John Gibson’s injury casts shadow over Ducks’ preseason finale

LOS ANGELES — Could the Ducks manage to get through the preseason without suffering another injury to another key player?

No such luck.

Good fortune seems to be taking this preseason off and the trend continued with the Ducks’ No. 1 goalie, John Gibson, suffering an upper-body injury in the first period against the Kings. The Kings squandered a three-goal lead in the second period and reasserted themselves in the third, defeating the Ducks 6-3 on Saturday afternoon at Arena.

Gibson took a shot off his mask in the first period – via a blast from Kings defenseman Sean Durzi, leading to the Kings’ first goal – and looked shaken up. That was early in the first period, just 2:32 into it, but Gibson played the rest of the period as the Kings built a 3-0 lead on goals by Gabriel Vilardi, Arthur Kaliyev and Carl Grundstrom. Ducks backup Anthony Stolarz played the second and third periods.

But the Gibson issue does not appear to be a head injury and he was around his teammates in the dressing room after the game.

“He took a number of shots up high and early,” Ducks coach Dallas Eakins said. “I was impressed that he got through the period. We’ll get an update on him tomorrow.

“It (the Durzi shot) cracked him square in the mask. I don’t think he even saw it at all.”

The Ducks have been hit by a series of injuries in the preseason, starting with Trevor Zegras (upper body) in his first preseason game on Sept. 28, followed by defenseman Urho Vaakanainen’s brief hospitalization two nights later after going hard into the end boards at Honda Center.

Zegras returned to action Saturday, played 16 minutes 30 seconds, had one assist, and, importantly, appeared to get through unscathed.

“It’s nice just to get confidence in the shoulder region back,” he said. “Took a couple of bumps and it felt good, so I was pretty happy with how it went.”

Said Eakins: “It was OK. That’s what we’ve got to remember. It was literally his first (full) game. I was just glad he made it through it. Had the puck a little bit. That’s just a step in the right direction that he made it through the game.”

The Kings were also sparked by the return of a key player up front. Viktor Arvidsson played his first game since April 27 at Seattle. The Swedish forward missed the playoffs with back issues and underwent surgery in May to repair a herniated disk.

Arvidsson said he felt a little excited and nervous to get back in action. He seemed to pick up from where he left off in terms of chemistry with linemates Phillip Danault and Trevor Moore.

“It was awesome to be back on the bench,” said Arvidsson, who had two assists. “It was good to be with my teammates and around my teammates for the last week and being able to practice with them.

“It doesn’t matter who I play with – but obviously, us three as a line have been really good with each other. We talk a lot, off the ice and in practice and during the game.”

Said Kings Coach Todd McLellan: “(Arvidsson) means a lot to our team. He completes the identity of that Danault and Moore line. I thought of all the players we had coming back who had some sort of injury he probably had the most energy and polish. Perhaps that’s because we’re playing a full lineup too.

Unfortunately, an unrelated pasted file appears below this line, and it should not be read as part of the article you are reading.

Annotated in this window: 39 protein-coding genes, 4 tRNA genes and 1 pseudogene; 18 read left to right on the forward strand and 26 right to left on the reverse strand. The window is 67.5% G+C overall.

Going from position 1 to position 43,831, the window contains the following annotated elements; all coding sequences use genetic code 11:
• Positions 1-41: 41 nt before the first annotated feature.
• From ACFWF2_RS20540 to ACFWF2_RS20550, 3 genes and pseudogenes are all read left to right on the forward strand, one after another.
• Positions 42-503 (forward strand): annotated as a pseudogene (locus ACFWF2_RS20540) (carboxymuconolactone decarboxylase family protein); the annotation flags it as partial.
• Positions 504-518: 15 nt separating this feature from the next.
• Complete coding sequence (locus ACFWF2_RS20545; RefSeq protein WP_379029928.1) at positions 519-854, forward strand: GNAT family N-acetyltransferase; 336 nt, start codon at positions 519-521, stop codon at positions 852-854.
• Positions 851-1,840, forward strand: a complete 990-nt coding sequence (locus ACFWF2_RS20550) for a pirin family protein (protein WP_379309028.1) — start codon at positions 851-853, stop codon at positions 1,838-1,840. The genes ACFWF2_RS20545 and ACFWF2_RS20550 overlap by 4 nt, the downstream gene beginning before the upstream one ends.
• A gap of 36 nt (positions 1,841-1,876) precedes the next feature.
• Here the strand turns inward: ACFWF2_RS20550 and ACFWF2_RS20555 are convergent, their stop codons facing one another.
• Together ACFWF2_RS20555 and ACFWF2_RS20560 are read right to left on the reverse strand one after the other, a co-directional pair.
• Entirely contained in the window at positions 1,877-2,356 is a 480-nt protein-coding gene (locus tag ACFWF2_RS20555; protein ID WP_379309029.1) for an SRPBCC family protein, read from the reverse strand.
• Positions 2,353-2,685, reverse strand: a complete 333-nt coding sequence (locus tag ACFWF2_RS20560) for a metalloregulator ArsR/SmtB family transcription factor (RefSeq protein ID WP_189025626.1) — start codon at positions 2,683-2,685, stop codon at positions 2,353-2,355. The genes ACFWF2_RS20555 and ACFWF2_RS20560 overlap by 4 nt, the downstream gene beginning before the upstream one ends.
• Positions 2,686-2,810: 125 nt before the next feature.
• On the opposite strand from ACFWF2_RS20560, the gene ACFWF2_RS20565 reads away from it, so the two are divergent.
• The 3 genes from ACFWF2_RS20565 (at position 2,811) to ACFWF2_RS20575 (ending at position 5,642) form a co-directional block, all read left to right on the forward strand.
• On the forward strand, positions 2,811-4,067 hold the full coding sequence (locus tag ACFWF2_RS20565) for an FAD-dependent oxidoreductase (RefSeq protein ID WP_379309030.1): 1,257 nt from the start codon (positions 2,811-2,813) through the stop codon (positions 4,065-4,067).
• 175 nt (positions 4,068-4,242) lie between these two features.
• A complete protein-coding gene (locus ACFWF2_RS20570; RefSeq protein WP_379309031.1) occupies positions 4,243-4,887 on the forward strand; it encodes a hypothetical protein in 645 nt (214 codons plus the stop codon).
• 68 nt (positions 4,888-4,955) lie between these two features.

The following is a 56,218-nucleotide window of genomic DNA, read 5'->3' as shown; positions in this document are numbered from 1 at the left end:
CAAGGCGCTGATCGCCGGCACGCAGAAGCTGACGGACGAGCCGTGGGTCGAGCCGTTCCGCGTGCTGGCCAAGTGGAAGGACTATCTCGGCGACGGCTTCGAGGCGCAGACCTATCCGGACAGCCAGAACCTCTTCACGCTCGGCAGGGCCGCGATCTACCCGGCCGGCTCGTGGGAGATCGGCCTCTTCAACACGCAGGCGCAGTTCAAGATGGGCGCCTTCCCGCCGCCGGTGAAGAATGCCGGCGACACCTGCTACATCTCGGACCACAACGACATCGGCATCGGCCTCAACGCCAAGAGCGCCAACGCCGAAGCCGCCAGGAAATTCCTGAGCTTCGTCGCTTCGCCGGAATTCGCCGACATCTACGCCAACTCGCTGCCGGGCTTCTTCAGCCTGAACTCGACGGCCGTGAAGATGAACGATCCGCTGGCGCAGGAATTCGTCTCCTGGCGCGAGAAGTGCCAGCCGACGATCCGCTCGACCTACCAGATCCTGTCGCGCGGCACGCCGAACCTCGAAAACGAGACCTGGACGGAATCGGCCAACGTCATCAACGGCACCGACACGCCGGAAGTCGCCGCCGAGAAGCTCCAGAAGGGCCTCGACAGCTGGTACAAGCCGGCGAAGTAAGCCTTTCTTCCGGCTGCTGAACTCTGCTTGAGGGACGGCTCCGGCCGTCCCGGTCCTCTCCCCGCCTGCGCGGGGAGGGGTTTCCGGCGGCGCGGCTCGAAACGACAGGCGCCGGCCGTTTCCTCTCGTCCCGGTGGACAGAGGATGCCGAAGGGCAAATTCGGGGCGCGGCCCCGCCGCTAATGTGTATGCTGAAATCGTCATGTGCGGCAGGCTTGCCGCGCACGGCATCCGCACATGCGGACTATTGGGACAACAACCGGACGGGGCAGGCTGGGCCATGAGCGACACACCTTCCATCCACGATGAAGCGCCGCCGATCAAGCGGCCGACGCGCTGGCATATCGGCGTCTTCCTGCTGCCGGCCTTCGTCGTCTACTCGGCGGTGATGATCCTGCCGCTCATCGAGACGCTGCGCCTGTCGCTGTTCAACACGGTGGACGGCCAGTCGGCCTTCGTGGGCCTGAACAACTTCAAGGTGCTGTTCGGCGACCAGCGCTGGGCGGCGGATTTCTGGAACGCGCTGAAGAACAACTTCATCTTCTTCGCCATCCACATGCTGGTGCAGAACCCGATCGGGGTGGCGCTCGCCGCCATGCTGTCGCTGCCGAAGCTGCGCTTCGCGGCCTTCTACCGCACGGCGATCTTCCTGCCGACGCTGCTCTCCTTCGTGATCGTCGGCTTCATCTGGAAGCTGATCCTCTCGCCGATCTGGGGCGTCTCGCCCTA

“But he had a good night. He told me on the bench he felt good, so we tried to run him a little bit more down the stretch in the game. A couple of good practices coming up and hopefully, he’s ready to play in the real matches.”

This was the final dress rehearsal for both teams and McLellan pointed out that it felt more like a “regular-season game.” Games earlier in preseason are often disjointed, with rookies trying to make an impression and veterans only ramping up the pace closer to the end.

“L.A. is going to be a very, very good team in our division,” Eakins said. “They won the majority of the puck battles and came out on top. That’s one area that we’re going to keep keying on, nonstop, and it’s a big part of our development as a group. We’ve got to check better and check harder, to a man. It doesn’t matter to me if you’re tabbed as that we need offense from you. We’re going to have no offense if we don’t have the puck.”

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Vilardi’s camp

McLellan gave Vilardi an emphatic endorsement after the final preseason game. Even though Vilardi has played in 89 NHL regular-season games, this particular training camp has felt like a turning point for him. Even beyond what he’s been able to do on the scoresheet – four goals in six games.

“I think that Gabe has made the decision for us easy – he’s had that good a camp,” McLellan said. “It’s not difficult to have Gabe around. He’s played very well. He’s done a lot of real good things. Again, I go back to that three levels of player – the upper ones we don’t have to worry about, the bottom ones are probably gone already. Gabe would be in that upper category for me.”

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